Saturday, December 29, 2012

The Nutrition Debate #81: Calorie Restriction in Humans

My 12/15/12 column, “Calorie Restriction and Longevity” (#79 here), dealt with one aspect of the first part of a scientific paper, “The Neuroprotective Properties of Calorie Restriction, The Ketogenic Diet, and Ketone Bodies.” This NIH Public Access article published in 2008 is, frankly, very technical, so to make the subject a little more “accessible” (for us both), I also included in the column several Gary Taubes quotes from “Good Calories – Bad Calories.” Taubes is an award-winning science writer, but that book is also pretty dense.  I call it a “tough slog”, but I underlined about one-third of the 560 page text. It’s a very compelling read, and I strongly recommend it to all open-minded and serious health readers.

In #79 I took the subject of Calorie Restriction only far enough to establish some of the health and longevity benefits. Unfortunately, they were limited to yeast, worms, fruit flies and mice. And I did not address the “potential pitfalls and health concerns” of calorie restriction in humans. Taubes, by the way, calls conventional calorie restricted diets in humans “semi-starvation” diets, because they are! But I am not advocating Calorie Restriction (CR) per se.  That will be clear next week when I lay out what I think is perhaps a new dietary paradigm. But first, the pitfalls and concerns.

“CR has many consequences, the majority of which are unknown at this time,” wrote Barbara Hansen in The Journal of Nutrition. This now dated 2001 Introduction to “Calorie Restriction: Effects on Body Composition, Insulin Signaling and Aging,” can be seen here. The data she presents, from a 1995 paper by Bodkin, is also dated, but prescient: “Neither the mechanisms by which life extension takes place (in rodents) nor the mechanisms by which the complex features associated with insulin resistance and Metabolic Syndrome are prevented by CR, are understood. Clearly advancements in this area will lead to better understanding of this powerful nutritional tool.” Indeed, as we have seen, they did.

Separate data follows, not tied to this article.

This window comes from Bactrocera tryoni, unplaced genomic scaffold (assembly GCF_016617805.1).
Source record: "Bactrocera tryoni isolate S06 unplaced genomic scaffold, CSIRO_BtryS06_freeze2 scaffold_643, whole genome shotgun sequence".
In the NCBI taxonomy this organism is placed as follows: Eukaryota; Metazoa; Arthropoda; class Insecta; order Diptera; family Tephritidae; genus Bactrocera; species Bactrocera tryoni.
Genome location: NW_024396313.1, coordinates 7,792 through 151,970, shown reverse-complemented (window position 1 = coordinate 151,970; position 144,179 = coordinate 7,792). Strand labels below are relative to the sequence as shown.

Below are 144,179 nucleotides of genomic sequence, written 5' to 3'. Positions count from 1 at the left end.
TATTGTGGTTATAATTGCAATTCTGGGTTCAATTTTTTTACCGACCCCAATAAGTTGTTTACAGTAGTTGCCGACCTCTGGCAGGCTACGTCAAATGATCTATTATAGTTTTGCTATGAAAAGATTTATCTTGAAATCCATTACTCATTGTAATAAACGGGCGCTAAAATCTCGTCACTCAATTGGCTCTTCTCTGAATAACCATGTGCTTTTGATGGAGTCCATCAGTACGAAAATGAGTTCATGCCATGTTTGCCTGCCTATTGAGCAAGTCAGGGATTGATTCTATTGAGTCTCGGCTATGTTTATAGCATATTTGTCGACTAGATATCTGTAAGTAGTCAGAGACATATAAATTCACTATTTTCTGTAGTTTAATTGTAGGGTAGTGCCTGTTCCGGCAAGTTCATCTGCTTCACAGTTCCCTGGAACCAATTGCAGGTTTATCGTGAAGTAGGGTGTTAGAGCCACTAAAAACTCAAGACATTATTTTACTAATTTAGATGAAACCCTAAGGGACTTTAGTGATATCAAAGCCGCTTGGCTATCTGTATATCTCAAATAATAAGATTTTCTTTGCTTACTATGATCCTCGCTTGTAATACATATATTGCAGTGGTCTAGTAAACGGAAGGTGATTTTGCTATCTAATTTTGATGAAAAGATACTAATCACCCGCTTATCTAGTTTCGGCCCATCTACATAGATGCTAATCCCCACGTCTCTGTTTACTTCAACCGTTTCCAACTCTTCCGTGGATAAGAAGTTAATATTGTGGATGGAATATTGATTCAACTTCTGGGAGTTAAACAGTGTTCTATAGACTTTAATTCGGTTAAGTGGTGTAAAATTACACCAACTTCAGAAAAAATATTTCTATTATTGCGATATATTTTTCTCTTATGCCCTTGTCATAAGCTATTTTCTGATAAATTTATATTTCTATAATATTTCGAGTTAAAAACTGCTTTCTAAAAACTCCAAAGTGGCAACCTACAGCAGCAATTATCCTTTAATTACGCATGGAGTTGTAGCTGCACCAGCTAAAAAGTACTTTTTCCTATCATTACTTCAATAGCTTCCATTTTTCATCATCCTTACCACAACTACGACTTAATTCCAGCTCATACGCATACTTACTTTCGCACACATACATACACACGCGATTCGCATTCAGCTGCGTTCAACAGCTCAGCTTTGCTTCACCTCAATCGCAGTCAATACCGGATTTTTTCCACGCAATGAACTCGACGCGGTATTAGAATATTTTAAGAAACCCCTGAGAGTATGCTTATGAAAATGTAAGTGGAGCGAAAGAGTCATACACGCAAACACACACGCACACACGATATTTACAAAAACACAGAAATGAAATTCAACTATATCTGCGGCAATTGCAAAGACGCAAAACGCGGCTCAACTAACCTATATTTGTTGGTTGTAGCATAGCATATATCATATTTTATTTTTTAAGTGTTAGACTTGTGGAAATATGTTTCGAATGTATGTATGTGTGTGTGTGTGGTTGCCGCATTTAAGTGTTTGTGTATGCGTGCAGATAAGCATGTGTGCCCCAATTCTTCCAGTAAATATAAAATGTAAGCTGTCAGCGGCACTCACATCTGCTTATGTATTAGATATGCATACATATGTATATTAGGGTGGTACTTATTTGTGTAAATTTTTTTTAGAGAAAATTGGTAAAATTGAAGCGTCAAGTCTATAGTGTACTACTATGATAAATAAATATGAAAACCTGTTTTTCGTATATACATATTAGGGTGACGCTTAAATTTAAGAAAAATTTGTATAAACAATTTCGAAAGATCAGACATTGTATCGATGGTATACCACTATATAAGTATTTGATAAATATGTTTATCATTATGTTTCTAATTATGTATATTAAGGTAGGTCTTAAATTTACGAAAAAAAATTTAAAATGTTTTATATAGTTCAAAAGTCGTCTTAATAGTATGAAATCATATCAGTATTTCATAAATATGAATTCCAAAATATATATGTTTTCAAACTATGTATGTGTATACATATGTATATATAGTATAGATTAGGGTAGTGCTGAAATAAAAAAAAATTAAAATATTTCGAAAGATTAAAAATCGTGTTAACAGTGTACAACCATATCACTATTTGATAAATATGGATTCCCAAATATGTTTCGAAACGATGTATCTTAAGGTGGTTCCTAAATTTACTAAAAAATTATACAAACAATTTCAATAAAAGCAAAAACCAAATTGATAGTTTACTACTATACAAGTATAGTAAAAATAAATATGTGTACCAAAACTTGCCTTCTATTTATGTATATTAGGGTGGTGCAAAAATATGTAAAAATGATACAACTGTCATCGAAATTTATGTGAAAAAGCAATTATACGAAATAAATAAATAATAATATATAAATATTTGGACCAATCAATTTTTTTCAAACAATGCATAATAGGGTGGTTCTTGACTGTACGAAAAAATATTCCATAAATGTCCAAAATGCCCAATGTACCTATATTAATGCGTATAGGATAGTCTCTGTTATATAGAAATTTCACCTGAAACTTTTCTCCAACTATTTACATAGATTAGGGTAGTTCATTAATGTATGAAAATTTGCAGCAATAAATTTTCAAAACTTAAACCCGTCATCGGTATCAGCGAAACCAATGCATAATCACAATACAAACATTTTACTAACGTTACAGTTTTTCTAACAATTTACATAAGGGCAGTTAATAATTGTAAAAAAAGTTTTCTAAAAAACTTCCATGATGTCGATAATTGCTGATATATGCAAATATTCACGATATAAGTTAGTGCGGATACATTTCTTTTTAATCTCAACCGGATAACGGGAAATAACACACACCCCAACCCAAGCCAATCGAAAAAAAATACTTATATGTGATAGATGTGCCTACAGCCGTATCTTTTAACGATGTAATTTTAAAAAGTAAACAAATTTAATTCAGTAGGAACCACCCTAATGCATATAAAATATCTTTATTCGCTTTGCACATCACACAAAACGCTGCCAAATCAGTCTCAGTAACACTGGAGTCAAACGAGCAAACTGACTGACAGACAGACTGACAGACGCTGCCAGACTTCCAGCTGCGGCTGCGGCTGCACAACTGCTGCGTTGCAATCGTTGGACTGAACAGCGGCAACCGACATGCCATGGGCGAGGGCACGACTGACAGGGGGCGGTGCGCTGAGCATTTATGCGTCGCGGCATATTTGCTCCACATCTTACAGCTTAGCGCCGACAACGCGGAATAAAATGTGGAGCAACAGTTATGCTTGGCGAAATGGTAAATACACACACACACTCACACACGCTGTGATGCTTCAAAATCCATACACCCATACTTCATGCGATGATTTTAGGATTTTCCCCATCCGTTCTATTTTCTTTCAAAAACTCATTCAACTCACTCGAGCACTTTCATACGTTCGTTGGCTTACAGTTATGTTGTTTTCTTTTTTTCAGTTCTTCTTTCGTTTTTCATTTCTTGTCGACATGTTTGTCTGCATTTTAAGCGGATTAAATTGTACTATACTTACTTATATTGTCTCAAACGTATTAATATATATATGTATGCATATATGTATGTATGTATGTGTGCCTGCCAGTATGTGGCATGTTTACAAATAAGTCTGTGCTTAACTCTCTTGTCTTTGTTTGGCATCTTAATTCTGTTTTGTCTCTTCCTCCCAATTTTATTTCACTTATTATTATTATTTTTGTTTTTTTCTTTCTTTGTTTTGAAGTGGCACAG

Quoting Hansen and Bodkin from 1993: “CR produces altered pathways of nutrient disposal, including reduced plasma glucose, insulin and leptin levels” (emphasis mine); and Hansen (1996): “CR carried out for 10 to 15 years in adult rhesus monkeys has been shown to result in sustained alteration in glycogen metabolism, despite apparent retention of normal insulin-stimulated glucose uptake, normal glucose tolerance and normal fasting glucose and insulin levels.”

Hansen cites another research paper (Ortmeyer, 2000) to demonstrate the effect of CR on insulin action by the “rate-limiting enzyme of glycogen storage, glycogen synthase.” Ortmeyer reported, “CR appeared to unveil a predisposition in approximately one half of the CR monkeys toward metabolic abnormalities in response to insulin” (again, my emphasis). Continuing, “Although glycogen content remained normal in all CR monkeys, we suspect that the induction of abnormal insulin action on glycogen synthase by long-term CR may represent a pointer toward the underlying defect that, under ad libitum conditions, would lead to obesity, insulin resistance, and eventually Type 2 diabetes in approximately one half of aging rhesus monkeys.” This is all very important, if, of course, it translates from non-human primates to humans.

A cautionary note, though: A 2006 ncbi.nih abstract in PubMed here, “Calorie Restriction in Humans: Potential Pitfalls and Health Concerns,” makes two very good points that illustrate the proper skepticism of the scientific mind. 1) “In humans, several studies investigating short-term calorie restriction or ‘weight-loss’ programs suggest beneficial outcomes on parameters of cardiovascular disease.” “However, few studies are currently investigating the quality of life and potential pitfalls of long-term calorie restriction in humans. It is likely that some of the physiological and psychological effects of calorie restriction that occur in animals may impact the human life very differently.” And 2) “For certain, calorie restriction has a plethora of health benefits in mammals, such as a reduction in age-related diseases such as cancer. However, despite the ‘magic’ of CR, this intervention in humans may present itself with a number of health concerns, which may not be applicable to or impact the life of experimental animals, but may do so in humans.” Now this may sound like the perfunctory disclaimer one sees in all ‘objective’ research papers, but it is worth keeping in mind.

The closing paragraph of Hansen’s piece above reveals what she regards as a “missed opportunity.” For me, it reveals the myopic vision of an out-of touch research biologist unable to see a clinical approach informed by nutrition: “The power of CR to mitigate, delay or prevent this clinical development of disease, despite the presence of underlying defects in insulin action, points to the critical need for effective CR mimetic approaches to slow or halt the consequences of the underlying genetic predisposition toward obesity and Type 2 diabetes in humans (and in non-human primates).”

That’s a touching sentiment toward her aging rhesus monkey colony, but it calls for a pharmacological approach to address the genetic predisposition to a metabolic disorder of fat regulation affecting perhaps half of humankind, at least in the context of the Western Diet. A pill to pop! How absurd this is, especially when the solution is staring us all right in the face. It couldn’t be clearer or more apparent to me. If you haven’t figured it out yet, you’ll have to wait ‘til next week for me to spell it out for you.
© Dan Brown 12/29/12

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